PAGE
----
Truly, it’s rare for an idea to arrive fully formed, including the market that will buy it once the piece is written. It happens, but you can’t count on it.
Start with the idea
One of the 10 ideas I listed in Ideas Are Everywhere was: One large cat. As I recall that one came about because my 20 pound tabby, Toulouse, wandered into my office just when I needed another idea.
While there are maybe a million things I could say or write about that large cat, or any other, the idea really doesn’t have any context. I haven’t even put up a picture of him to help things along. (Be patient… or see below.)
Writing about a large cat could include my large cat, or yours, or the pictures I’ve seen of truly huge kitties on YouTube. It could also mean lions and tigers and bobcats, and wildcats – and wildcats can refer to an independent operator in the oil business. While any of these might be turned into a salable article, not much will happen until I pick one.
It will come as no surprise that I’m going to choose my big cat, Toulouse, to demonstrate what I mean.
How to Sharpen Ideas
Once you pick your idea you need to do three things:
- Pick an audience
- Pick a market
- Develop your purpose statement
These can be done in any order. Let’s start with the audience.
The audience: Obviously I want to talk to other cat lovers – maybe even that portion of cat lovers that loves big cats. Another angle might be how to help a big cat loose weight – an article I’ll write if I every figure it out.
The market: Much to my surprise, the biggest cat magazine I’ve been aware of, Cat Fancy, has morphed into Catster. So, if I were doing this for real, I’d create a query for them. Or I might decide that Modern Cat was a better suspect. Because niche magazines often don’t pay well I might broaden my thinking – who else might publish an article about a fat cat? Well, maybe one of the women’s magazines, or maybe I could find a blog that pays a bit, or maybe I ought to start a cat blog since there seems to be a gap.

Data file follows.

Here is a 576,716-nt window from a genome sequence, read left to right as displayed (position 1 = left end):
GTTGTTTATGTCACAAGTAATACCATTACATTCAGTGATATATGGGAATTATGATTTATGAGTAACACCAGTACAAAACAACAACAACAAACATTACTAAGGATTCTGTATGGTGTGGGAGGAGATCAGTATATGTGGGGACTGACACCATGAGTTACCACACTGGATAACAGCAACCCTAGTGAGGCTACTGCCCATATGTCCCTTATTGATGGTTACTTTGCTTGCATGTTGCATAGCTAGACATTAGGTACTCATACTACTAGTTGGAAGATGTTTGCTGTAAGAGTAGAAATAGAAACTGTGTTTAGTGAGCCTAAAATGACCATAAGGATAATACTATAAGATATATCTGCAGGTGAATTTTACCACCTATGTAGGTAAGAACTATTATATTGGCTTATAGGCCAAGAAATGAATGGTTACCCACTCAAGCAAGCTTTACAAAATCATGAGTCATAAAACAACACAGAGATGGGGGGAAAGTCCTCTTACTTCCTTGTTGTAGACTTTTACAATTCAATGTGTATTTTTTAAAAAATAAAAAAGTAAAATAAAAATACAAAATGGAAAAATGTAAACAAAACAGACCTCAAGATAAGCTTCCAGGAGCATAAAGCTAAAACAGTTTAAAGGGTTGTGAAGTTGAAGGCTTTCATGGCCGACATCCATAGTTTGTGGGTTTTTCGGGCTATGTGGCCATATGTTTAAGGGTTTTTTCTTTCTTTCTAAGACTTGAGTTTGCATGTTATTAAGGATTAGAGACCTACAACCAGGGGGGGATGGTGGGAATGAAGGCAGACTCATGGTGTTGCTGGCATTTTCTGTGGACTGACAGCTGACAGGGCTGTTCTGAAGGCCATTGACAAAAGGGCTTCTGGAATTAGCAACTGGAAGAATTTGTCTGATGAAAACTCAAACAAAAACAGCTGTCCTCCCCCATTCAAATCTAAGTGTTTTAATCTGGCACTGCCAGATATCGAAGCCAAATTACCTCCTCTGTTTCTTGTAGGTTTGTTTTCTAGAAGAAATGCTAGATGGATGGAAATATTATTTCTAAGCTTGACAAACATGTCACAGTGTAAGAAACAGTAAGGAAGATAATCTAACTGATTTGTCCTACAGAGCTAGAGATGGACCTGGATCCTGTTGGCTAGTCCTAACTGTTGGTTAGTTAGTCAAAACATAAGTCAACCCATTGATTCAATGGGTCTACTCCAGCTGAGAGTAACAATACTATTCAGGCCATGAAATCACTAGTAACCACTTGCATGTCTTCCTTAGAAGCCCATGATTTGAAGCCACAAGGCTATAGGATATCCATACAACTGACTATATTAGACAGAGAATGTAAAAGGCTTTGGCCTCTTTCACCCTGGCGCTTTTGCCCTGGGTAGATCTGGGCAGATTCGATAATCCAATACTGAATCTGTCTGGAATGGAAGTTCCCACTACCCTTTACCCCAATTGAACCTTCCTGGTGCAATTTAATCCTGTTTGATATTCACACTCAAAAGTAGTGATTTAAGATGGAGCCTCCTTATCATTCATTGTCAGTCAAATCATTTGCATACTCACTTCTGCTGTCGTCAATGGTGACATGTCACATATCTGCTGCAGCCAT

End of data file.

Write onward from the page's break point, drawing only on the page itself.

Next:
By the way, it could be that I’ll decide it’s not worth my time to write this article – and that’s fine. Honing an idea may mean you recognize the idea isn’t going anywhere.
Your purpose statement: If you do decide to write this one you need a 10 word purpose statement. I’d make mine something like this: The purpose of this article is to show how much fun fat cats can be. Or … help cat owners help their cats lose weight. Or… why you should consider adopting a fat rescue cat.
You’re ready to write or query
And there he is, my fat cat, Toulouse, a rescue along with his partner, Dudley, a tuxedo cat.
He’s lolling on some paper bags I’d put out for them to play with. Part of that game for Toulouse is to stomp all over them and flatten them, providing him something the lovely rug underneath is missing.
How do you sharpen ideas?
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Write well and often,